In Santa Clara County, most of the survey respondents (85%) had children under 12. Mothers were the most likely to take care of these children. In 10% of the cases fathers were reported as care takers. As reported, the rest of children were taken care of by the grandparents, relatives, friends or older siblings. About 30% of children had nannies or baby-sitters, and only 5% were enrolled in child care centers, according to the survey respondents. Similarly, only 6% of the survey respondents would choose institutional care for disabled family members. Over 50% of the respondents prefer in-home care by family members and about one fourth prefer in-home care by trained caregivers.


Health Care Practices

Life expectancy in Somalia is 46 years. Medical histories are not kept so, for example, often Somalis do not know what kind of medication they have taken in the past. Similarly, many Somalis do not know the cause of death of their parents. Somali women tend to be modest and may be uncomfortable discussing health concerns, especially with a male doctor.

Fifty-five percent of the Somalis in the survey stated that they or their children received medical care through the child’s school, more than any other service received at the school.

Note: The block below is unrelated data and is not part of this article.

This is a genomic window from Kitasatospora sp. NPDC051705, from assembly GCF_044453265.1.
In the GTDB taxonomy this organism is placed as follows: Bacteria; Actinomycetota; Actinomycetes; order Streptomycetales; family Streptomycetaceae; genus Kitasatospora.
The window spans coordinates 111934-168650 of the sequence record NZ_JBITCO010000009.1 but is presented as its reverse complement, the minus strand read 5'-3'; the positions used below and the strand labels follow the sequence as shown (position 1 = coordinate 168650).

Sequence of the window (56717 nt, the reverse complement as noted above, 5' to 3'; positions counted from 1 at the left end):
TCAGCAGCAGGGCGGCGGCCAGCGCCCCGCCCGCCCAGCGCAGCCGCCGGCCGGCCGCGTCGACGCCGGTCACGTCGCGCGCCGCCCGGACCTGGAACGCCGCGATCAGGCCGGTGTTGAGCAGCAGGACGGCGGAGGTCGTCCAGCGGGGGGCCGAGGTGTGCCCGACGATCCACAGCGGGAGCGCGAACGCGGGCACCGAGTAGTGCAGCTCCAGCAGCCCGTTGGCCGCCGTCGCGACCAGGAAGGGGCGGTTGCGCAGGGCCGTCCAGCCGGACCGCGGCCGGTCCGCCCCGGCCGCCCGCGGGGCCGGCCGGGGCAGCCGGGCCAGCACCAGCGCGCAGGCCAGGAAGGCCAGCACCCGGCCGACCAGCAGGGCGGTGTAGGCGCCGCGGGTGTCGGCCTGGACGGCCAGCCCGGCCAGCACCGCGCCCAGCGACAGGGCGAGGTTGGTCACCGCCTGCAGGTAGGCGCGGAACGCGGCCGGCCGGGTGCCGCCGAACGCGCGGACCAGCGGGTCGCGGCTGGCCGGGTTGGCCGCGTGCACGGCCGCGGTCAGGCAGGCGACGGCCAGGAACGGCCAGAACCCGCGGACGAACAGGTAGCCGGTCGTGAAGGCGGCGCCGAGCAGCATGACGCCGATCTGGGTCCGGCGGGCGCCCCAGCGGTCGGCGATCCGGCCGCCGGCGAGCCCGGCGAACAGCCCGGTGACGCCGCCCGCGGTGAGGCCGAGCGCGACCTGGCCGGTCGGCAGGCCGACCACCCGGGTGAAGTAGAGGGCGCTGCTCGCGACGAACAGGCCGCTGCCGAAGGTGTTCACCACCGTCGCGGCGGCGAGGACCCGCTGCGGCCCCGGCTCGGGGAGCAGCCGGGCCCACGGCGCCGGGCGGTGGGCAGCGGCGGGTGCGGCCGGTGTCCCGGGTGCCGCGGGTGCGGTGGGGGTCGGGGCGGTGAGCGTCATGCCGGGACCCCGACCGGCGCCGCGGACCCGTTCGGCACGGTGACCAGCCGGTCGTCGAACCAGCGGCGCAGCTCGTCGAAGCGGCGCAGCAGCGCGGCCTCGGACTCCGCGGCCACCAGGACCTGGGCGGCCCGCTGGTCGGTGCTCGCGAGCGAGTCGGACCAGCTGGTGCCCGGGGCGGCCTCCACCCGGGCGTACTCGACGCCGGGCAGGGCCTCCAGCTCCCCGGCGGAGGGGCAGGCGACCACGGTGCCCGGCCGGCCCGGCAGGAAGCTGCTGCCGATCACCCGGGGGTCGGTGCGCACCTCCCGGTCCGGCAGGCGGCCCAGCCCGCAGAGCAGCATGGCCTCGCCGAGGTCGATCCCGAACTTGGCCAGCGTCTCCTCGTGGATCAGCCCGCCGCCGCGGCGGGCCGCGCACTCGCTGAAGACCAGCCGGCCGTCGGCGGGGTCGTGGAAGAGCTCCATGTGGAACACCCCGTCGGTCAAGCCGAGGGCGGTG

Mental health care is not something people seek out in Somalia and the majority of Somalis in the survey stated that they do not talk to anyone about their emotional problems.


Educational System

The Somali language had no written form until 1972. Before that time, educational systems were primarily in Italian for the very few. Under Siyaad Barre, a Somali system of education was developed and literacy increased. Still, the literacy rate for men is 36% and for women it is 14%. Education has only been made available in the cities. Since the fall of the government, the system of education has collapsed. The only schooling that occurs now is through Moslem leaders. It is available to both boys and girls although girls may be less likely to attend.


Somalis in Santa Clara County



Women were the majority of those who responded to the public benefits survey. The average age of respondents was 39. All Somali residents in the county speak Somali. The survey revealed that nearly all Somali residents in Santa Clara County used Somali most often in their communication. They are relatively recent arrivals in the County ranging from 1.5 to 6 years of county residence. About 75% live in San Jose, with most others living in Santa Clara or Sunnyvale. Only 15% of the respondents have completed more than 12 years of schooling, while 35% have completed only 1 to 3 years of schooling. Approximately 82% of the respondents reported having a total annual household income of $10-30,000 and 18% reported annual income of $10,000 or less. No respondent reported having a household income over $30,000. An average of 5.2 people lived in each household. Over 70% of the respondents had mixed households with non-family members living together with Somali families.


Social Customs


Interpersonal Communication